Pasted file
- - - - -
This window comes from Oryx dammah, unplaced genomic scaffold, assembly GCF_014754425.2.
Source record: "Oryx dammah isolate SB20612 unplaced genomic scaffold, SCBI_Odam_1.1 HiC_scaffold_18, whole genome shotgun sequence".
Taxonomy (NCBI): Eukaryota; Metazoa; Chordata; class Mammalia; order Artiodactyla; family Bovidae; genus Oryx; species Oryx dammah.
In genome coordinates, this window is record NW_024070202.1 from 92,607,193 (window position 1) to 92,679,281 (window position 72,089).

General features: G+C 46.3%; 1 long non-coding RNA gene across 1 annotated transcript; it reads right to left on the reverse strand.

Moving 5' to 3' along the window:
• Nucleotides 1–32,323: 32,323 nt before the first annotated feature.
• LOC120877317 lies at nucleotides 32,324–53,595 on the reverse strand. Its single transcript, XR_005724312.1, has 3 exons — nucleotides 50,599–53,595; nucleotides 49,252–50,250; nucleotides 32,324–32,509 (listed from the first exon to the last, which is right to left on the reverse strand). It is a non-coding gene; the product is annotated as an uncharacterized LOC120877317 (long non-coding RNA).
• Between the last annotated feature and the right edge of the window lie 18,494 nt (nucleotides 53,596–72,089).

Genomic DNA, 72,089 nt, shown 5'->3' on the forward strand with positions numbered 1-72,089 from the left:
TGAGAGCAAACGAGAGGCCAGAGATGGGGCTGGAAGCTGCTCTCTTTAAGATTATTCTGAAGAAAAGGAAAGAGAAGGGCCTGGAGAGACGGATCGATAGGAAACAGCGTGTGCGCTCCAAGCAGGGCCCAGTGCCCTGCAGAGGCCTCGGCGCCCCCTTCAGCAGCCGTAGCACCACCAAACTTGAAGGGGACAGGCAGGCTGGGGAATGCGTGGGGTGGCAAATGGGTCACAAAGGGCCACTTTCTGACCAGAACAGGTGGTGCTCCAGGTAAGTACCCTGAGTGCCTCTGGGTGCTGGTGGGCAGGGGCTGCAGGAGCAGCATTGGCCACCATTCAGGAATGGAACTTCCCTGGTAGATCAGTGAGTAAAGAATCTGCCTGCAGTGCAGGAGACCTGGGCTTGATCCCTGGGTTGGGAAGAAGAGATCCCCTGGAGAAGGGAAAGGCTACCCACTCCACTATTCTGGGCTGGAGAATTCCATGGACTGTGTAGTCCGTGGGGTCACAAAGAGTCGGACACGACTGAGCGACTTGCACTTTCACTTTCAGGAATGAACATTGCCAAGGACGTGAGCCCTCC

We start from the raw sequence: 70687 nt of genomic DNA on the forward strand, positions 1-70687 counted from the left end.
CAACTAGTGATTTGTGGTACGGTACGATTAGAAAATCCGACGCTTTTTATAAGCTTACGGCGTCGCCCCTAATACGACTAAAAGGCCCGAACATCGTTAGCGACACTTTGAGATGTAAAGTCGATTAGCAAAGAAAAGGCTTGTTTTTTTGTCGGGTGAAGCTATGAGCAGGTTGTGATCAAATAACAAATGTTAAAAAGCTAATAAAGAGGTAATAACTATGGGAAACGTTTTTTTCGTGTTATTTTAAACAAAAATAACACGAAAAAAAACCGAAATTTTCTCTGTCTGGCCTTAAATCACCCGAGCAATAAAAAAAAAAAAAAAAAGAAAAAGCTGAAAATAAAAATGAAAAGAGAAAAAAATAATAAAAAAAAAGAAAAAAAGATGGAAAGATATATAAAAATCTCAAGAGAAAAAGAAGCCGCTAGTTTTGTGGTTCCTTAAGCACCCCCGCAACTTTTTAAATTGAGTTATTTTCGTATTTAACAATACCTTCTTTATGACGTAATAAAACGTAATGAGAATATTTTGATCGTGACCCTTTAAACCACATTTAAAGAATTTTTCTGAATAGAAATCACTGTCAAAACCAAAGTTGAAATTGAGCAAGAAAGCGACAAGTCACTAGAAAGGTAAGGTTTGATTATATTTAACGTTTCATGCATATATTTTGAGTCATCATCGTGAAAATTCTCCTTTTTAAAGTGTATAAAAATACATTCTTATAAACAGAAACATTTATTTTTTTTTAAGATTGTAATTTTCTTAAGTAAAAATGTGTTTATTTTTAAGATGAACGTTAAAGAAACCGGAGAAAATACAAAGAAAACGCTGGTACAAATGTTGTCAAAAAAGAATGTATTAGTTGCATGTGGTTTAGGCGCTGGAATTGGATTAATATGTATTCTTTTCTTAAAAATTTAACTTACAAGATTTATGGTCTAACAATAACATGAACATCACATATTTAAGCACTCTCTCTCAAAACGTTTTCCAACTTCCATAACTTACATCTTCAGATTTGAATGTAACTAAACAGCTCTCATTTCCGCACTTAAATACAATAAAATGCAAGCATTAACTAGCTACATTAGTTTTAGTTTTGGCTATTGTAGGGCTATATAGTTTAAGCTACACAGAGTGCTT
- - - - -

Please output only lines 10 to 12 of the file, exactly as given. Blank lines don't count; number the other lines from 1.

Genomic DNA, 72,089 nt, shown 5'->3' on the forward strand with positions numbered 1-72,089 from the left:
TGAGAGCAAACGAGAGGCCAGAGATGGGGCTGGAAGCTGCTCTCTTTAAGATTATTCTGAAGAAAAGGAAAGAGAAGGGCCTGGAGAGACGGATCGATAGGAAACAGCGTGTGCGCTCCAAGCAGGGCCCAGTGCCCTGCAGAGGCCTCGGCGCCCCCTTCAGCAGCCGTAGCACCACCAAACTTGAAGGGGACAGGCAGGCTGGGGAATGCGTGGGGTGGCAAATGGGTCACAAAGGGCCACTTTCTGACCAGAACAGGTGGTGCTCCAGGTAAGTACCCTGAGTGCCTCTGGGTGCTGGTGGGCAGGGGCTGCAGGAGCAGCATTGGCCACCATTCAGGAATGGAACTTCCCTGGTAGATCAGTGAGTAAAGAATCTGCCTGCAGTGCAGGAGACCTGGGCTTGATCCCTGGGTTGGGAAGAAGAGATCCCCTGGAGAAGGGAAAGGCTACCCACTCCACTATTCTGGGCTGGAGAATTCCATGGACTGTGTAGTCCGTGGGGTCACAAAGAGTCGGACACGACTGAGCGACTTGCACTTTCACTTTCAGGAATGAACATTGCCAAGGACGTGAGCCCTCC

We start from the raw sequence: 70687 nt of genomic DNA on the forward strand, positions 1-70687 counted from the left end.